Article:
In essence, petitioners argue that according to the testimony of Jimmy, the sole surviving partner,
Elfledo was not a partner; and that he and Norberto entered into a partnership with Jose. Thus, the CA erred in
not giving that testimony greater weight than that of Cresencia, who was merely the spouse of Jose and not a
party to the partnership.[8]
Respondent counters that the issue raised by petitioners is not proper in a petition for review
on certiorari under Rule 45 of the Rules of Civil Procedure, as it would entail the review, evaluation, calibration,
and re-weighing of the factual findings of the CA. Moreover, respondent invokes the rationale of the CA
decision that, in light of the admissions of Cresencia and Edison and the testimony of respondent, the
testimony of Jimmy was effectively refuted; accordingly, the CA's reversal of the RTC's findings was fully
We resolve first the procedural matter regarding the propriety of the instant Petition.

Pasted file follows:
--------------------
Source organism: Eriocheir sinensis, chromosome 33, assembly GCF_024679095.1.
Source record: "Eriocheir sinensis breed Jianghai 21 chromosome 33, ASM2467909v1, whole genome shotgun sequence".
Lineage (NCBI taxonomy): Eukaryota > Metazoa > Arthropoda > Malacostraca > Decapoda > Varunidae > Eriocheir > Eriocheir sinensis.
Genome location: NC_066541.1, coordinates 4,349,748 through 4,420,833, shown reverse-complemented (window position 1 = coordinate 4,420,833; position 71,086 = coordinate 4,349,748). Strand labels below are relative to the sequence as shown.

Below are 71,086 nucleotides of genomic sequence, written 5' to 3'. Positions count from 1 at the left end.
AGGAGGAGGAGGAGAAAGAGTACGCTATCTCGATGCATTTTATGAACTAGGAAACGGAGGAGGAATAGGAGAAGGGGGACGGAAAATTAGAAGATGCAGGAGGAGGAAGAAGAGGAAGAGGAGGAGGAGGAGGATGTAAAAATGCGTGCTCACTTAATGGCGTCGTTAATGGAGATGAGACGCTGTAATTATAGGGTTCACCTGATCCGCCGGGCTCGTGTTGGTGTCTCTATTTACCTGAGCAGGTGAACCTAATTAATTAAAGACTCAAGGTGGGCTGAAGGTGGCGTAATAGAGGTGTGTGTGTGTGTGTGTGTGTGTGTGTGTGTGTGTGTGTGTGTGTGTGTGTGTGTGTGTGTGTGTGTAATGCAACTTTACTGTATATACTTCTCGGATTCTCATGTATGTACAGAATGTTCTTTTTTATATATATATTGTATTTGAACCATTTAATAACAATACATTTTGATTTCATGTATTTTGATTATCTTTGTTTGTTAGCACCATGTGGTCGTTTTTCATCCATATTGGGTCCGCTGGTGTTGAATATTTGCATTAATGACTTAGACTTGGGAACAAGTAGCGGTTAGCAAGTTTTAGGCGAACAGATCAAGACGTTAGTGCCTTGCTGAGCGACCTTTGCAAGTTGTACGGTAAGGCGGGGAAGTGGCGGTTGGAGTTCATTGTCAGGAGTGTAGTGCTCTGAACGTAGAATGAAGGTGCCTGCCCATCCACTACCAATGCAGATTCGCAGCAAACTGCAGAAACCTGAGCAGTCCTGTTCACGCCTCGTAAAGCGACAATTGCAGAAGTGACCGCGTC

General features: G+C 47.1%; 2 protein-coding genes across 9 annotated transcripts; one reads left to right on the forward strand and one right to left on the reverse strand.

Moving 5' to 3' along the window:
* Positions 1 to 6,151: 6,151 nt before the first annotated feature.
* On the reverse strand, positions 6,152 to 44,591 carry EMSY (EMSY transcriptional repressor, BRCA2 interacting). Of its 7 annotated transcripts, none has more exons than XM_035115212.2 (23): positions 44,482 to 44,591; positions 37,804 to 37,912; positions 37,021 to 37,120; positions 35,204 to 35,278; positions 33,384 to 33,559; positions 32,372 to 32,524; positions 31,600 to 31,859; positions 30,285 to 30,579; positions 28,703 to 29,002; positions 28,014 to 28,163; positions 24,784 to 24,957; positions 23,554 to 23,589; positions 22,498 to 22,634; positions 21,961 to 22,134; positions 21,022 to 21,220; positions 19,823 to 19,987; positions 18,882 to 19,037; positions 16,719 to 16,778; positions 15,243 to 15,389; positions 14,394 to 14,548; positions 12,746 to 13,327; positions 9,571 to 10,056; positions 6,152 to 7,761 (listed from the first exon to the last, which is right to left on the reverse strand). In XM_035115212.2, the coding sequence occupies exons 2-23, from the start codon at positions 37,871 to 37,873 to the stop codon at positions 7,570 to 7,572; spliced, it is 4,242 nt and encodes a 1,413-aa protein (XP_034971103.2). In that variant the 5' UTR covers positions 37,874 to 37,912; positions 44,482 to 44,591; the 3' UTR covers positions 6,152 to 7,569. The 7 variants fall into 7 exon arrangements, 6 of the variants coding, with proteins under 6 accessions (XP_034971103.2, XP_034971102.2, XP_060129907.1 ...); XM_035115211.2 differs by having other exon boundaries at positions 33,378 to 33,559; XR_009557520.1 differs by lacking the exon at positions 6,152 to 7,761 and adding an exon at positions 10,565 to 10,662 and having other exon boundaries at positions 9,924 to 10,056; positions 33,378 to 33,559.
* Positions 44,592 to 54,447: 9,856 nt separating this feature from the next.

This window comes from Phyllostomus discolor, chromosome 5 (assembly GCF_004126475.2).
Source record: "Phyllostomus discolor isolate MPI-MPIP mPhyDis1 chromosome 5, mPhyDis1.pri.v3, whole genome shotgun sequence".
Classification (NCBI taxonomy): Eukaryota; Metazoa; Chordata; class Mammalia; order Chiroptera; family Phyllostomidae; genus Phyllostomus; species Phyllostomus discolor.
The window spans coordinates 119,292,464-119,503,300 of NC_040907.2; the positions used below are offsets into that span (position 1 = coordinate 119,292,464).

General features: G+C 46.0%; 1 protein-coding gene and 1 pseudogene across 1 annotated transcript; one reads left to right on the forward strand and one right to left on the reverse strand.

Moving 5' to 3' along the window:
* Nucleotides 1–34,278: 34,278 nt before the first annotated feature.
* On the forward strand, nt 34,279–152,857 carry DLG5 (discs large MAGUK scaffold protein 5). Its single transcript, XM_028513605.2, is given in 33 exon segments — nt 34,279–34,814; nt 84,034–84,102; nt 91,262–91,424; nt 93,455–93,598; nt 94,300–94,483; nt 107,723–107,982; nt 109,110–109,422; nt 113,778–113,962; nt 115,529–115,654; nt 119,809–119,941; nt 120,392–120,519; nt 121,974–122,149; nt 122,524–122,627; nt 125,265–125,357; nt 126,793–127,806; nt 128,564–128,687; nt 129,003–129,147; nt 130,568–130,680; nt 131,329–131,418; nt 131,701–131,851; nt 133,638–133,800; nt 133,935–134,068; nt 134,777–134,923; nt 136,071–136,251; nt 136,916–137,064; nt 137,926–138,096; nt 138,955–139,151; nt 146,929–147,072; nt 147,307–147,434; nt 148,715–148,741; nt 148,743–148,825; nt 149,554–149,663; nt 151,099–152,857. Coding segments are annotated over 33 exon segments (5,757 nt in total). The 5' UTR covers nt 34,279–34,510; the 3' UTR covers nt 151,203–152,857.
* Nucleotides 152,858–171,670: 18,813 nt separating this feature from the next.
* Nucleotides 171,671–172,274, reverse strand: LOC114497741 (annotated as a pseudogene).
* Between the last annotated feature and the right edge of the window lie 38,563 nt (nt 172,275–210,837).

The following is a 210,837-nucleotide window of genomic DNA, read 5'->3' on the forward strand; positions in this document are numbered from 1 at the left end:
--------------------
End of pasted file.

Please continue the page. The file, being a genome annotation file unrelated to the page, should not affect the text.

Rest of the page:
Verily, the evaluation and calibration of the evidence necessarily involves consideration of factual issues an
exercise that is not appropriate for a petition for review on certiorariunder Rule 45. This rule provides that the
parties may raise only questions of law, because the Supreme Court is not a trier of facts. Generally, we are
not duty-bound to analyze again and weigh the evidence introduced in and considered by the tribunals below.
When supported by substantial evidence, the findings of fact of the CA are conclusive and binding on the
parties and are not reviewable by this Court, unless the case falls under any of the following recognized
(1) When the conclusion is a finding grounded entirely on speculation, surmises and
(2) When the inference made is manifestly mistaken, absurd or impossible;
(3) Where there is a grave abuse of discretion;
(4) When the judgment is based on a misapprehension of facts;
(5) When the findings of fact are conflicting;